While assault is a crime in Reno, Nevada, it is also a tort that creates financial liability to the victim. Victims can pursue compensation for their medical expenses and other damages stemming from the assault.
Battle Born Injury Lawyers is here to help assault victims seek the justice they deserve. Our Reno assault injury lawyers can explain your legal rights and options during a free case review. Contact us online or give us a call at (775) 535-7768 for a free case review.
How Our Reno Assault Injury Lawyers Can Help With Your Case
If you are injured and considering pursuing financial compensation for the harm you’ve suffered in Reno, NV, consider hiring Battle Born Injury Lawyers. Our Reno personal injury attorneys are particularly equipped to handle your case because we:
- Have over 85 years of combined legal experience we can use to our advantage
- Consistently secure favorable outcomes for our clients, totaling more than $100 million in compensation
- Have lawyers who worked formerly as former insurance defense attorneys, giving us insight into how such companies may try to undervalue claims and the legal arguments that can prevail
- Have been recognized for our exceptional client service, including by receiving the Avvo Clients’ Choice Award and having a perfect 10.0 rating on Avvo.
We also work on a contingency fee, so you pay nothing unless we win. Contact us today to get started with your claim
What Is Considered Assault in Nevada?
Assault is criminalized in Nevada Revised Statutes 200.471. It is defined as ”unlawfully attempting to use physical force against another person or intentionally placing another person in reasonable apprehension of immediate bodily harm.”
How Is Assault Different From Battery?
Battery is a similar defense and is criminalized in Nevada Revised Statutes 200.481. This offense involves “any willful and unlawful use of force or violence upon the person of another.” The main distinction between assault and battery is that assault does not require any physical contact between the victim and perpetrator, while battery does.
What Are the Penalties for Assault and Battery?
The potential criminal penalties for assault and battery depend on many factors. Assault and battery can be charged as misdemeanor or felony crimes, depending on the circumstances. A misdemeanor is punishable by up to six months in jail and up to $1,000 in fines. The defendant may also be ordered to complete rehab, perform community service, and be subject to a no-contact order. Misdemeanor battery can result in the same consequences.
Battery can be charged as a Category C felony with a maximum term of imprisonment of five years and a fine up to $10,000, or a Category B felony, which carries between 2 and 10 years imprisonment and a fine up to $10,000.
Harsher penalties can result in assault or battery cases when:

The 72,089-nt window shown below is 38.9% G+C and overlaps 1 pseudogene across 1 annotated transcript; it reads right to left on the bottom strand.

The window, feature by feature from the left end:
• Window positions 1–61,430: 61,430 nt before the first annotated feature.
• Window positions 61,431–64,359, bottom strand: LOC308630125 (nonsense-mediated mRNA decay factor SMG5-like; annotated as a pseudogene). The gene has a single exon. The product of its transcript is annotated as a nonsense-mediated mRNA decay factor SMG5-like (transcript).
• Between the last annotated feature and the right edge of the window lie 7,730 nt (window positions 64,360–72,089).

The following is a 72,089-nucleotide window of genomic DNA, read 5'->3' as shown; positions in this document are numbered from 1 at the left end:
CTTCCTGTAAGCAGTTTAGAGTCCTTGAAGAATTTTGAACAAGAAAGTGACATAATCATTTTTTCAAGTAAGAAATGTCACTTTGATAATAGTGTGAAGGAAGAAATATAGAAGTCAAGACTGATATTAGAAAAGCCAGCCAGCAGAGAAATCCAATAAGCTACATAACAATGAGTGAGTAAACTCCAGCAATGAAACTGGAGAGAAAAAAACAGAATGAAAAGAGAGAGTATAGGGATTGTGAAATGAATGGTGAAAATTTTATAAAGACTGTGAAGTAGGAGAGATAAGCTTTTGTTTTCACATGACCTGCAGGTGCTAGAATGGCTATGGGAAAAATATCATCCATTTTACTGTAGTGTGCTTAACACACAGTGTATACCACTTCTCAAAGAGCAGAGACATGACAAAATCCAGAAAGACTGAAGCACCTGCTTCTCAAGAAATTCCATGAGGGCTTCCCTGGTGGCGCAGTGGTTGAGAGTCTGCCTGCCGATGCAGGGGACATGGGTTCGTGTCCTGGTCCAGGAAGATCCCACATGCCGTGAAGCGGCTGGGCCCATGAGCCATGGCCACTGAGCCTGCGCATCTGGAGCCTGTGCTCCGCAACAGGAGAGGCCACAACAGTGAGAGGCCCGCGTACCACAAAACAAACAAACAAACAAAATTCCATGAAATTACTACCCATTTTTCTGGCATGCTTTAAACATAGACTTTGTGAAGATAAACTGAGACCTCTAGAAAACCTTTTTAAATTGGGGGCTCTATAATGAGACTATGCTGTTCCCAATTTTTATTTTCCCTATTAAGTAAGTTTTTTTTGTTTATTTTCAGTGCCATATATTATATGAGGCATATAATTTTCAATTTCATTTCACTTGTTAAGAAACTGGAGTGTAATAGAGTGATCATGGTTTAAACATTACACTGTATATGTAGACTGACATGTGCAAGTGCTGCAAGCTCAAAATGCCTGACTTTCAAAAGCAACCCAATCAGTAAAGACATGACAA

- The victim is part of a protected class, such as a police officer, health care provider, or school employee
- The defendant used a deadly weapon during the commission of the crime
- The victim sustained substantial bodily harm
- The victim was strangled
- The victim had a restraining order against the defendant at the time of the attack
The criminal penalties are in addition to any civil penalties the perpetrator is ordered to pay.
Compensation You Can Recover for Assault in Reno
While criminal law focuses on punishing the defendant for crimes against society, personal injury law is focused on providing financial compensation to victims to make them “whole” again. Through a personal injury claim, you can pursue compensation for:
- Medical expenses, including hospitalizations, follow-up treatment, psychiatric treatment, rehabilitation, therapy, and medication
- Lost wages from work while you were receiving treatment
- Reduced earning capacity if the assault made you afraid to return to work
- Pain and suffering and mental anguish
You may also be able to seek punitive damages, which are damages awarded in some cases in which the defendant’s actions are particularly deplorable, and the court wants to punish them for their wrongdoing and prevent similar behavior in the future.
Since assault is a crime based on intentional actions, this type of case may sometimes render an awarding of punitive damages. Punitive damages are limited to three times the amount of compensatory damages or $300,000, whichever is higher.
What Do I Have To Prove To Recover Compensation for an Assault?
To recover compensation for a personal injury claim for assault, you must be able to prove the following legal elements:
- The defendant intentionally placed you in reasonable apprehension of immediate harmful or offensive physical contact
- The defendant intended to cause harmful or offensive physical contact
- You did not give consent to the contact
- You were afraid of such contact
Your Reno assault injury lawyer can help gather evidence to help you establish these elements.
How Long Do I Have To Make a Claim for Assault in Nevada?
Nevada’s statute of limitations is two years from the date of the incident. If you do not file a lawsuit by this deadline, your case could be dismissed, and you could lose the opportunity to recover compensation from the defendant.
Contact Battle Born Injury Lawyers for Help with Your Assault Claim
If you were assaulted and would like to learn more about your legal rights and options, Battle Born Injury Lawyers is here to help. Contact us online or give us a call at (702) 745-3161 for a free case consultation with a Reno assault injury attorney.